After the universe-ending spectacle that was Infinity War, Ant-Man and the Wasp serves as a great palette cleanser for audiences of the Marvel Cinematic Universe. There’s no giant battle (the climax of the film is a car chase), the villain has no plans for world domination, and the stakes are smaller and more personal. Hope Van Dyne AKA The Wasp (Evangeline Lilly) and her father, Hank Pym (Michael Douglas), are attempting to enter the Quantum Realm to rescue their long lost mother / wife, Janet Van Dyne (Michelle Pfeiffer). Meanwhile, Scott Lang AKA Ant-Man (Paul Rudd) is on house arrest, trying to be on his best behavior for the FBI so that he can be free to spend time with his daughter.
Scott’s motivations seem like somewhat of a rehash of the first film, but an added element is the guilt he’s feeling over throwing Hope and Hank under the bus when he exposed himself and their tech in Civil War, forcing them to go on the run. The two of them are visibly angry at Scott throughout this film, feeling disappointed and betrayed, and it makes for a new dynamic between the characters. Paul Rudd is a national treasure, and his comedic timing is as natural as it’s ever been. He easily gets the biggest laughs while effortlessly blending that humor with subtle dramatic character work. Giving Hope secondary main character duties alongside Scott does wonders; The Wasp is an extremely fun and unique superhero, and Evangeline Lilly exudes a confidence that many actors can’t believably pull off. Michael Douglas is no longer stuck as an exposition machine, allowing him to stretch his legs and have some fun of his own this time around.
What director Peyton Reed excels at is the comedy of the film. Ant-Man and the Wasp is just as hilarious if not more so than its predecessor. Reed fully embraces the weirdness of the Marvel Universe and the abilities of Ant-Man, giving us the hallucinogenic imagery of the Quantum Realm, dizzying rapid shrinking and growing, and the sight of giant ants casually strolling through scenes. It’s a lot weirder than the original film, but the ridiculousness of it all only adds to the fun. The unique abilities of the two heroes make for some thrilling and original action scenes that keep you invested and on your toes. Scott’s new suit is constantly malfunctioning, giving us zany and unexpected consequences while also upping the tension of the fights he’s in.
The film has two villains, the charming black-market dealing gangster known as Sonny Burch (the always delightful Walton Goggins) and the mysterious entity simply known as Ghost (Hannah John-Kamen). They both want their hands on the technology in Hank Pym’s laboratory, and the lab itself serves as the film’s MacGuffin, shrunk down to travel size and constantly on the move. This all culminates in a truly thrilling car chase, with objects shrinking and growing and flying through the air, Ant-Man and Wasp going in and out of cars, and the cars themselves shrinking down to miniatures and then suddenly shooting back up to normal size. There’s nothing quite like it in any other film, and the chase easily surpasses the first film’s train set climax.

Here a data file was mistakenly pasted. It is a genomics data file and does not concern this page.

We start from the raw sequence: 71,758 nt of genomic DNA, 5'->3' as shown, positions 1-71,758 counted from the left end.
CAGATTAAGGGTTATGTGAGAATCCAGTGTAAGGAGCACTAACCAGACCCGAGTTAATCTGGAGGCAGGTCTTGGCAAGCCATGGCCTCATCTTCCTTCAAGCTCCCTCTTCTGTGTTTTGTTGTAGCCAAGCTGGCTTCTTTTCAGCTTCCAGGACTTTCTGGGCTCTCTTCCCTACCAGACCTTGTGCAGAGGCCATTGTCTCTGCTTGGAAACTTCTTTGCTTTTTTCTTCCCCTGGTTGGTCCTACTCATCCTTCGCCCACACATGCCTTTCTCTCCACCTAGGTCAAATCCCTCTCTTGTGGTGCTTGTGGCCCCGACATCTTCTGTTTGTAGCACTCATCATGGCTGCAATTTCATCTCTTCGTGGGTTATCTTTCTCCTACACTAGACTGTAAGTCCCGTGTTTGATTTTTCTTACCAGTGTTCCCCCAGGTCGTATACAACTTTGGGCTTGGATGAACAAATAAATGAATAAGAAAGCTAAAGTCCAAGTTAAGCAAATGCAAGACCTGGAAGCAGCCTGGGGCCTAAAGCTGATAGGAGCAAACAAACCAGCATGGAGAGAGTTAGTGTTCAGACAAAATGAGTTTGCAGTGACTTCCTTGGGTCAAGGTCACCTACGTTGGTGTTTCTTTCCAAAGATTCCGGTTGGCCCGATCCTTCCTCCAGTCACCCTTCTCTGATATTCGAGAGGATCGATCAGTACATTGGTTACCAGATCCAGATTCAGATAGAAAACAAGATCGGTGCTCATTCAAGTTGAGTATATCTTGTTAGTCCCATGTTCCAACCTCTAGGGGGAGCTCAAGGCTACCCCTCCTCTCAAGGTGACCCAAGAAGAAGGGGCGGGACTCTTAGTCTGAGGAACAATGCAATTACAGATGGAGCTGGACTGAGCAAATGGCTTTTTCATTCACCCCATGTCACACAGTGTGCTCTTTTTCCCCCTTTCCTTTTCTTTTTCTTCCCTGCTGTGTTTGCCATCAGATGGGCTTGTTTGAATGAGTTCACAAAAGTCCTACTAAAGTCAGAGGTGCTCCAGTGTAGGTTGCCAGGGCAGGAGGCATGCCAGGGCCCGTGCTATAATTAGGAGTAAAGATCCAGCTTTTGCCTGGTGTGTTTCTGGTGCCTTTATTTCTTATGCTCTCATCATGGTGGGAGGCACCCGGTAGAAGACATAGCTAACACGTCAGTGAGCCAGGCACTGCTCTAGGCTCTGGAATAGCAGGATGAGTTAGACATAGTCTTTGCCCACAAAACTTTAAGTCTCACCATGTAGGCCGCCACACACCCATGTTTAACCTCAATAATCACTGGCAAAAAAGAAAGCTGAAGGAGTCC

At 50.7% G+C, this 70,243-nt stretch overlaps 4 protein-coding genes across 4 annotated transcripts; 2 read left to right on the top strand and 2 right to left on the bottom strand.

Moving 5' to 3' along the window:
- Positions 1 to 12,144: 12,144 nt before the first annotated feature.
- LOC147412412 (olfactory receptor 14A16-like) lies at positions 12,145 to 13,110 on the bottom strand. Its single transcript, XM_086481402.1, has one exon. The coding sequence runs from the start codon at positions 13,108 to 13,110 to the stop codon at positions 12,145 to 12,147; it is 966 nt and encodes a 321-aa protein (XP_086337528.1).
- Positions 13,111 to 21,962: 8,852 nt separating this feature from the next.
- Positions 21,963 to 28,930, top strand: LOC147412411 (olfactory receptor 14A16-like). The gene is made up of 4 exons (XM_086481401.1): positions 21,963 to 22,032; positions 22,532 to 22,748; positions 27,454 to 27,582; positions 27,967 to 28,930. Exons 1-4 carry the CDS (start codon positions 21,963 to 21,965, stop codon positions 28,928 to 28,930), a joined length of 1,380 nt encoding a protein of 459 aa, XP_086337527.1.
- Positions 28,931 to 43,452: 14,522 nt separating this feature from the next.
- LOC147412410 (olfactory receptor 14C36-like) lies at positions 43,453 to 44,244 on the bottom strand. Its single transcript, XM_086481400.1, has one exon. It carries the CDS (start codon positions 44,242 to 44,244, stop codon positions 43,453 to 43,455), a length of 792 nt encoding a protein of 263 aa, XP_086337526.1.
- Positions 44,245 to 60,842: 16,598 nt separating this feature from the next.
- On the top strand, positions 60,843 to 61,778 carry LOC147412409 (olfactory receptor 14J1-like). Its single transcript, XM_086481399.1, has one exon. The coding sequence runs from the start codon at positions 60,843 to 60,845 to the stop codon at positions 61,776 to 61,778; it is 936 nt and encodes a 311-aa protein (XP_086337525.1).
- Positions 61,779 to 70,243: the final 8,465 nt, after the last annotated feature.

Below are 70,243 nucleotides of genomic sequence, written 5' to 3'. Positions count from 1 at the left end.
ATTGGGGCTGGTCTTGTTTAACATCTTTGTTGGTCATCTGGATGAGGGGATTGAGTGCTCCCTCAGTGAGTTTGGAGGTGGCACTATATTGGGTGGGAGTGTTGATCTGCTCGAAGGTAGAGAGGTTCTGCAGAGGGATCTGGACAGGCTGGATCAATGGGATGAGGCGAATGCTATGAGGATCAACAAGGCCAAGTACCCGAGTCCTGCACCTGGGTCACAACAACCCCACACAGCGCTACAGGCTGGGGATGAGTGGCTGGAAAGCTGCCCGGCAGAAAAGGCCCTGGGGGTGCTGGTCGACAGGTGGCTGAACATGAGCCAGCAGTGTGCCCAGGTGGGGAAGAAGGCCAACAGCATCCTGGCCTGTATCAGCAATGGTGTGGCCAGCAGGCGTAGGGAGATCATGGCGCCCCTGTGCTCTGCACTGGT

Ghost is certainly sympathetic once you learn what their story is, but it feels like you never get to actually know the character herself. Ghost is constantly phasing in and out of existence (a truly remarkable special effect), and while that makes her action scenes very interesting and cool to watch, her character falls somewhat flat, never getting the time needed to flesh her out. Ant-Man and the Wasp moves at a full sprint, and the fast pace of it acts as a double-edged sword. While it’s nice to jump right in and get the plot going, the editing can be a bit jarring, moving so quickly that the movie rarely takes the time to breathe and let moments land. At almost two hours long you’d think there’d be enough screen time for everything, but oddly enough, it feels like the movie might have benefitted from an extra 15-20 minutes.
Sometimes smaller is better, and the smaller scale and stakes of Ant-Man and the Wasp is its biggest advantage. It’s a fun, hilarious film where even all the supporting characters get their due. Abby Ryder Fortson as Cassie Lang steals the show; she’s a gifted young actress that easily works as the heart of the entire film. Michael Peña is just as funny as ever, and newcomer Randall Park as bumbling FBI agent Jimmy Woo just piles on even more jokes into the comedy-packed movie. Ant-Man and the Wasp never tries to be anything other than what it is, and it’s all the better for it. It’s not an amazing film, but it doesn’t exactly need to be. It’s also very tame for its PG-13 rating; I’d call this Marvel’s most family-friendly movie yet. Bring the kids and laugh together, in times like these we need movies like this.